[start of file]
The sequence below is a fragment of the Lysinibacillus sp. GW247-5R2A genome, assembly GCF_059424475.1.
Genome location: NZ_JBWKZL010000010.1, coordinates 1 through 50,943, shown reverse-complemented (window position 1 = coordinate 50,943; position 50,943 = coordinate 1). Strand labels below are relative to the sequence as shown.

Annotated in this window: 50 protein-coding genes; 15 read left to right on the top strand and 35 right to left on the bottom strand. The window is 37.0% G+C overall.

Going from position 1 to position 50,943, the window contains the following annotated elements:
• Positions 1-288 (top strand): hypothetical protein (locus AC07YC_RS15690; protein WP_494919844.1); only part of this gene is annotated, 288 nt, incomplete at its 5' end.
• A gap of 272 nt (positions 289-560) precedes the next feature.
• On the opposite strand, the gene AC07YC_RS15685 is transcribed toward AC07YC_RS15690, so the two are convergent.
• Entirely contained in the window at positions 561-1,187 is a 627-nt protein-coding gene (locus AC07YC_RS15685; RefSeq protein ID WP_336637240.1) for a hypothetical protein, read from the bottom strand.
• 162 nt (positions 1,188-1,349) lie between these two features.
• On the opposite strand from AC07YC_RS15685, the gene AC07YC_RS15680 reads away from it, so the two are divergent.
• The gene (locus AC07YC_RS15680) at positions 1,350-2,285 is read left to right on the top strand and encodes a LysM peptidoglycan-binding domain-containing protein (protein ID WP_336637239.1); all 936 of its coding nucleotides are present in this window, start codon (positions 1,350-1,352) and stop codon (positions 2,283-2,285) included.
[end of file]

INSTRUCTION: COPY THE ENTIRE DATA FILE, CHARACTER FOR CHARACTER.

The sequence below is a fragment of the Lysinibacillus sp. GW247-5R2A genome, assembly GCF_059424475.1.
Genome location: NZ_JBWKZL010000010.1, coordinates 1 through 50,943, shown reverse-complemented (window position 1 = coordinate 50,943; position 50,943 = coordinate 1). Strand labels below are relative to the sequence as shown.

Annotated in this window: 50 protein-coding genes; 15 read left to right on the top strand and 35 right to left on the bottom strand. The window is 37.0% G+C overall.

Going from position 1 to position 50,943, the window contains the following annotated elements:
• Positions 1-288 (top strand): hypothetical protein (locus AC07YC_RS15690; protein WP_494919844.1); only part of this gene is annotated, 288 nt, incomplete at its 5' end.
• A gap of 272 nt (positions 289-560) precedes the next feature.
• On the opposite strand, the gene AC07YC_RS15685 is transcribed toward AC07YC_RS15690, so the two are convergent.
• Entirely contained in the window at positions 561-1,187 is a 627-nt protein-coding gene (locus AC07YC_RS15685; RefSeq protein ID WP_336637240.1) for a hypothetical protein, read from the bottom strand.
• 162 nt (positions 1,188-1,349) lie between these two features.
• On the opposite strand from AC07YC_RS15685, the gene AC07YC_RS15680 reads away from it, so the two are divergent.
• The gene (locus AC07YC_RS15680) at positions 1,350-2,285 is read left to right on the top strand and encodes a LysM peptidoglycan-binding domain-containing protein (protein ID WP_336637239.1); all 936 of its coding nucleotides are present in this window, start codon (positions 1,350-1,352) and stop codon (positions 2,283-2,285) included.